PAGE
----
University policy 3342-3-18 requires that students with disabilities be provided reasonable accommodations to ensure their equal access to course content. If you have a documented disability and require accommodations, please contact the instructor at the beginning of the semester to make arrangements for necessary classroom adjustments. Please note, you must first verify your eligibility for these through Student Disability Services (contact 330-672-3391) or visit for more information on registration procedures.

Guidelines for Un-graded Homework Assignments

There will be a number of homework assignments that I will ask you to complete, but not for a grade.  Rather, I wish to have a discussion with you as to what the experience is like.  By knowing what the experience is like, you will likely be a more effective therapist when it comes time to assign such a task to a client or patient. 
Here is a list of questions I would like you to keep in mind in advance of a discussion we may have about a certain assignment.  Please be prepared to discuss your experience along the lines of these questions:

1.   What you found helpful about the intervention, if anything
2.   What you didn't like about the intervention, if anything
3.   What, if anything, you learned that will help you use this intervention successfully in a clinical situation
4.   How long (total over the course of the week) you spent completing the assignment.




Review classical and instrumental conditioning
Behavioral Assessment


Introductions, Nuts and nolts of the class

Classical & Instrumental Conditioning
Behavioral Assessment

Don't Shoot the Dog (Begin reading to familiarize yourself with instrumental conditioning)

Schroeder, C. S. & Gordon, B. N. (1991). Chapter 3. Assessment. Assessment and Treatment of Childhood Problems. (pp. 40-70). New York:  Guilford.



Functional Analysis and Idiographic Approaches


Happy Labor Day, no class Sept 6.

Functional Analysis and Idiographic Approaches

Bissett, R. T. &. Hayes, S. C. (1999). The likely success of functional analysis tied to the DSM. Behaviour Research and Therapy, 37, 379-383.

Haynes, S. N., Leisen, M. B., & Blaine, D. D. (1997).  Design of individualized behavioral treatment programs using functional analytic clinical case models.  Psychological Assessment, 9, 334-348.

Lambert, M. J., Hansen, N. B., & Finch, A. E. (2001).  Patient-focused research:  Using patient outcome data to enhance treatment effects.  Journal of Consulting and Clinical Psychology, 69, 159-172.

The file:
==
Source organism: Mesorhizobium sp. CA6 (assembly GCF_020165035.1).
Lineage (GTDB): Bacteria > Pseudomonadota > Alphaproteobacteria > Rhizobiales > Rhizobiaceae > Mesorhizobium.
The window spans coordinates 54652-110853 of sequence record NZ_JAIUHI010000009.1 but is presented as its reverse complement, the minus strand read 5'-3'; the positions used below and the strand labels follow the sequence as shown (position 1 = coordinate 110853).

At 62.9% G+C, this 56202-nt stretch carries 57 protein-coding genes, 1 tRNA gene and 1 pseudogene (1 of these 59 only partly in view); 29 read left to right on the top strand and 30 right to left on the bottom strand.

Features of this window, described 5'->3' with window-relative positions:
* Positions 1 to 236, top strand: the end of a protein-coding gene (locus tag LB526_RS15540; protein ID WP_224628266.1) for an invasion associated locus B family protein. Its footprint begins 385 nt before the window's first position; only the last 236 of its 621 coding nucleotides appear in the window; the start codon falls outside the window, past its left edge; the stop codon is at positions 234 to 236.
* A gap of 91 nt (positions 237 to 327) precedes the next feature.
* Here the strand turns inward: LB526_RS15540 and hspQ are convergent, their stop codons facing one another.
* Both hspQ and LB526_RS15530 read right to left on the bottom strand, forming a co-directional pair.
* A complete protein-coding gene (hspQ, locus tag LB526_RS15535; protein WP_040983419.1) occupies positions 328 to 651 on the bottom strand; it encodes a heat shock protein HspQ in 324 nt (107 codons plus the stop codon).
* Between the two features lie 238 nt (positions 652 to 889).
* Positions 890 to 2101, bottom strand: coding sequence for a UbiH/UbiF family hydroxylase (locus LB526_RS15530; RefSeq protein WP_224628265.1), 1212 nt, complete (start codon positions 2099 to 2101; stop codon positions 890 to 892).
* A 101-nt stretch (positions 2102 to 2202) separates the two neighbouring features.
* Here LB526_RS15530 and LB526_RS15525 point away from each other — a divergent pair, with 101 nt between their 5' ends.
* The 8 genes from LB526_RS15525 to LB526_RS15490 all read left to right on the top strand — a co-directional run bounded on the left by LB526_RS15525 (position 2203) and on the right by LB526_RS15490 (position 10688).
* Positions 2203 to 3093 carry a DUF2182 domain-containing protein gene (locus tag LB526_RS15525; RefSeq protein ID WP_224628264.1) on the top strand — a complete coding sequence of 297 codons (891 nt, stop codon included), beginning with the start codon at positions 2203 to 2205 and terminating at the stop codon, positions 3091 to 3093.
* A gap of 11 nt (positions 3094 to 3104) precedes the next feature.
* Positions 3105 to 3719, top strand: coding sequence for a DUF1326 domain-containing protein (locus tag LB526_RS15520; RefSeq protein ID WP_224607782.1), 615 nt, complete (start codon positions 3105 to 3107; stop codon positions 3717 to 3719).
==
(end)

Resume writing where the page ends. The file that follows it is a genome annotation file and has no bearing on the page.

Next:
Nelson-Gray, R.O. & Farmer, R.F. (1999). Behavioral assessment of personality disorders. Behaviour Research and Therapy, 37, 347-368.

Optional Readings:
Farmer, R. F. & Nelson-Gray, R. O. (1999). Functional analysis and response covariation in the assessment of personality disorders: a reply to Staats and to Bissett and Hayes. Behaviour Research and Therapy, 37, 385-394.

Staats, A. W. (1999). Valuable, but not maximal: it's time behavior therapy attend to its behaviorism, Behaviour Research and Therapy, 37, 369-378.

Complete your own activity log for the coming week; report back next week on the results. (Not to turn in, just to discuss.)


Case Conceptualization and Treatment Planning

Activity log homework

Case Conceptualization and Treatment Planning

Persons, J. B. (1989). The case formulation model. Cognitive Therapy in Practice:  A Case Formulation Approach. (pp. 1-18). New York:  Norton.

Persons, J. B. & Fresco, D. M. (2008). Adult depression. In J. Hunsley & E. J. Mash (Eds.) A Guide To Assessments That Work. (pp. 96-120). New York:  Oxford University Press.

Persons, J. B. (1989). The Problem List. Cognitive Therapy in Practice:  A Case Formulation Approach. (pp. 19-36). New York:  Norton.

Kazdin, A. E. (1993).  Evaluation in clinical practice:  Clinically sensitive and systematic methods of treatment delivery. Behavior Therapy, 24, 11-45.

On Wednesday, come to class with a case in mind that you are treating. We will use this approach to develop a behavioral case formulation of your case.


Develop and carry out a self-monitoring assignment for a minimum of one week using the A-B-C log and report on what you learned from doing it in class. (Not to turn in, just to discuss.)


The Thought Record & Cognitive Restructuring


ABC Homework

The Thought Record & Cognitive Restructuring

Persons, J. B., Davidson, J. & Tompkins, M. A. (2001). Chapter 5: Using the thought record. Essential Components of Cognitive Behavior Therapy for Depression. Washington, DC: American Psychological Association.

Beck, A. T., Rush, A. J., Shaw, B. F., & Emery, G. (1979). Chapter 8: Cognitive Techniques. Cognitive Therapy of Depression (pp. 142-166). New York: Guilford.

Beck, A. T., Rush, A. J., Shaw, B. F., & Emery, G. (1979). Chapter 12: Depressogenic Assumptions. Cognitive Therapy of Depression (pp. 244-271). New York: Guilford.

On Wednesday, come to class with a case that you are treating in mind (or to roleplay a client). We will work on using a thought record and engaging in cognitive interventions.